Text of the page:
• Image source: http://www.siu.edu/~epse1/pohlmann/factglos/ This diagram represents the variance for a single factor. It also shows the variance for two items which correlate (r12) and which form part of the overall factor.
  • Image sources: http://www.creative-wisdom.com/teaching/assessment/subscales.html
  • Image source: http://people.cs.uct.ac.za/~dburford/masters/SATNAC/2000/index.html Image license: Unknown Rv
  • Ivancevic, V., Kaine, A.K., MCLindin, B.A, & Sunde, J. (2003). Factor analysis of essential facial features . In the proceedings of the 25th International Conference on Information Technology Interfaces (ITI), pp. 187-191, Cavtat, Croatia. http://hdl.handle.net/1947/2580 Information Technology Interfaces, Proceedings of the 25th International Conference on ?, Volume , Issue , 16-19 June 2003 Page(s): 187 - 191 Summary: We present the results of an exploratory factor analysis to determine the minimum number of facial features required for recognition. In the introduction, we provide an overview of research we have done in the area of the evaluation of facial recognition systems. In the next section, we provide a description of the facial recognition process (including signal processing operations such as face capture, normalisation, feature extraction, database comparison, decision and action). The following section provides description of the variables. We follow with our main result, where we have used a sample of 80 face images from a test database. We have preselected 20 normalized facial features and extracted six essential orthogonal factors, representing 76.5 % of the total facial feature variability. They are (in order of importance): upper-lip, eyebrow-position, nose-width, eye-position, eye/eyebrow-length and face-width. http://ieeexplore.ieee.org/Xplore/login.jsp?url=/iel5/8683/27508/01225343.pdf
  • Image source: http://commons.wikimedia.org/wiki/File:Information_icon4.svg License: Public domain
  • Image sources: ClipArt (Unknown) Garbage In –> Garbage Out i.e., Put Crap (i.e., data with no logical relationship) into Factor Analysis –> Get Crap Out of Factor Analysis i.e., check your assumptions
  • Image source: Table 7 Fabrigar et al (1999).
  • Example: Someone who works full-time, studies full-time, averages an HD, and has 2 children.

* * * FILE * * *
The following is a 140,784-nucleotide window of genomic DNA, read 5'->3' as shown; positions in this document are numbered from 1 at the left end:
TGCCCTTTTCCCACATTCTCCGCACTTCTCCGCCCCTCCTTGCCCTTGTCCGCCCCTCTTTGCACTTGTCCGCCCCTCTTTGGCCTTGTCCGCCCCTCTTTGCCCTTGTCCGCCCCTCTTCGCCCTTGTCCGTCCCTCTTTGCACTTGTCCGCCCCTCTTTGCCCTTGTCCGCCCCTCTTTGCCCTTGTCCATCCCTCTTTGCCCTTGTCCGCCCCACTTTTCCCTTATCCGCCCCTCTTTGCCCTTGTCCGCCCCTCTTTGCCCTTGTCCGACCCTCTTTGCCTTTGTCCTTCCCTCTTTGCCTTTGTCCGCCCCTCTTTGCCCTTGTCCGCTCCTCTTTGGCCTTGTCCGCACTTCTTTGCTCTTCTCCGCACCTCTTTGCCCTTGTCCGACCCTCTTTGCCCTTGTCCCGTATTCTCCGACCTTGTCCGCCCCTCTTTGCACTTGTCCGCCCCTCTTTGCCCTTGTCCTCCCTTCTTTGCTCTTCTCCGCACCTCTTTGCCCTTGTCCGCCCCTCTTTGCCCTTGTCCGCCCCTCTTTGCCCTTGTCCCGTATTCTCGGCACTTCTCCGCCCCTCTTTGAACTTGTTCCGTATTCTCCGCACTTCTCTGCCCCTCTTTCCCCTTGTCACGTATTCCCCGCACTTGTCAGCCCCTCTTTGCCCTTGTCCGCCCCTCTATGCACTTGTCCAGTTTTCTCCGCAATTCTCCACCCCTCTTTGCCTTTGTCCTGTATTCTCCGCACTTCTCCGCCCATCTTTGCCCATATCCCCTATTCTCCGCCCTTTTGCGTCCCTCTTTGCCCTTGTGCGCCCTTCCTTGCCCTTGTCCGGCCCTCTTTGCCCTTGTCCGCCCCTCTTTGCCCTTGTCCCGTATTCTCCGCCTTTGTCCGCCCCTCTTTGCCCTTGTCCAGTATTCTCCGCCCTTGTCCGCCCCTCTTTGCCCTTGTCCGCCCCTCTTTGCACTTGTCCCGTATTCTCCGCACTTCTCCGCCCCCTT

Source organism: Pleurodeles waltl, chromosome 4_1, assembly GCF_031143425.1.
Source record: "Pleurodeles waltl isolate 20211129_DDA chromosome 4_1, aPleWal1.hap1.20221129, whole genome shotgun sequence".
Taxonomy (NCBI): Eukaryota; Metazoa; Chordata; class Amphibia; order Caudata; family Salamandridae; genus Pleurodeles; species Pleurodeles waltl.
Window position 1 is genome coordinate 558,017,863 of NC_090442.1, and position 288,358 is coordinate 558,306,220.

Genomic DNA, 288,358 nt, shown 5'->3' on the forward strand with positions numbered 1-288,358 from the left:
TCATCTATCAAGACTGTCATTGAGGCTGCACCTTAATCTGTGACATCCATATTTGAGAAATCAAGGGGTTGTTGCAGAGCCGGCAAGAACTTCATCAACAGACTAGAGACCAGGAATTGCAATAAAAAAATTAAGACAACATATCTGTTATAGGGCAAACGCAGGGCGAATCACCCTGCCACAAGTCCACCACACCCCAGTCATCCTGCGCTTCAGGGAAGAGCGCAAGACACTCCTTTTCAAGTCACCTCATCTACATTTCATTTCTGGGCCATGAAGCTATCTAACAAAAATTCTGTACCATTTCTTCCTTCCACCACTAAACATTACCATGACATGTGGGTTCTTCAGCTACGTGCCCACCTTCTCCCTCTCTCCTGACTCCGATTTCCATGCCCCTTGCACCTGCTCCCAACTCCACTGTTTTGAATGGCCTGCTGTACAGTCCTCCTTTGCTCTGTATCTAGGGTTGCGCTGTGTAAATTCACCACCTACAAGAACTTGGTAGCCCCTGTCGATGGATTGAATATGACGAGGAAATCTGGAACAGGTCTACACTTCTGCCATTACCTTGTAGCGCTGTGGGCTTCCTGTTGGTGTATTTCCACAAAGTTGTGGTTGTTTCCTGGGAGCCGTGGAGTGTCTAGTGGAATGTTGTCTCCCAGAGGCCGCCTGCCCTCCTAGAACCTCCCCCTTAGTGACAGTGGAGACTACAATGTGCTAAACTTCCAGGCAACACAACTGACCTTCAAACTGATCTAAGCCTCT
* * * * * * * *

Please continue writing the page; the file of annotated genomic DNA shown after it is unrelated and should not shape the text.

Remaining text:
• Based on Francis Section 5.6, which is based on the Victorian Quality Schools Project. Francis, G. (2007). Introduction to SPSS for Windows: v. 15.0 and 14.0 with Notes for Studentware (5th ed.). Sydney: Pearson Education.
  • Image source: http://www.acer.edu.au/research/programs/documents/RoweITUC_2004Paper.pdf This is from the questionnaire used in Francis 5.6, pp. 157-164.
  • Image source: Francis 5.6, pp. 157-164?
  • Image source: Francis 5.6, pp. 157-164 Be careful to examine the anti-image correlation matrix (not the anti-image covariance matrix)
  • Large KMO values indicate that a factor analysis of the variables is a good idea. Should be > .5 for a satisfactory factor analysis
  • Image source: This is from Francis 5.6, pp. 157-164
  • Image source: http://commons.wikimedia.org/wiki/File:Information_icon4.svg License: Public domain See also http://en.wikiversity.org/wiki/Exploratory_factor_analysis/Data_analysis_tutorial See also http://en.wikiversity.org/wiki/Exploratory_factor_analysis/Data_analysis_tutorial
  • Image source: http://www.siu.edu/~epse1/pohlmann/factglos/
  • Image source: Francis 5.6, pp. 157-164
  • Image: Francis 5.6, pp. 157-164
  • Image: Francis 5.6, pp. 157-164
  • If all the EVs are added together, it will equal the number of items. In other words, each item contributes a variance of 1 to be explained.
  • Image: Francis 5.6, pp. 157-164 Y-axis shows variance (eigen variables) for each factor. Look for “elbow” in the curve - point where additional factors don’t add much to explained variance.
  • Image source: James Neill, Creative Commons Attribution 2.5 Australia, http://creativecommons.org/licenses/by/2.5/au/
  • The max. no. of possible factors = no. of variables Its important to refer back to original wording of questionnaire items – get the item labels to show on the SPSS output
  • Image source: http://www.siu.edu/~epse1/pohlmann/factglos/
  • Image source (left): http://www.xs-stock.co.uk/shopimages/products/normal/Kerplunk.jpg Image source (right): http://mayhem-chaos.net/photoblog/images/super_sized_kerplunk.jpg
  • Orthogonal - Vectors (lines of best fit or factors) are perpendicular Oblimin - Vectors angles are permitted to be acute, i.e., correlation allowed between factors
  • There is also: Quartimax maximises variance of loadings on each variable Equamax compromise between quartimax and varimax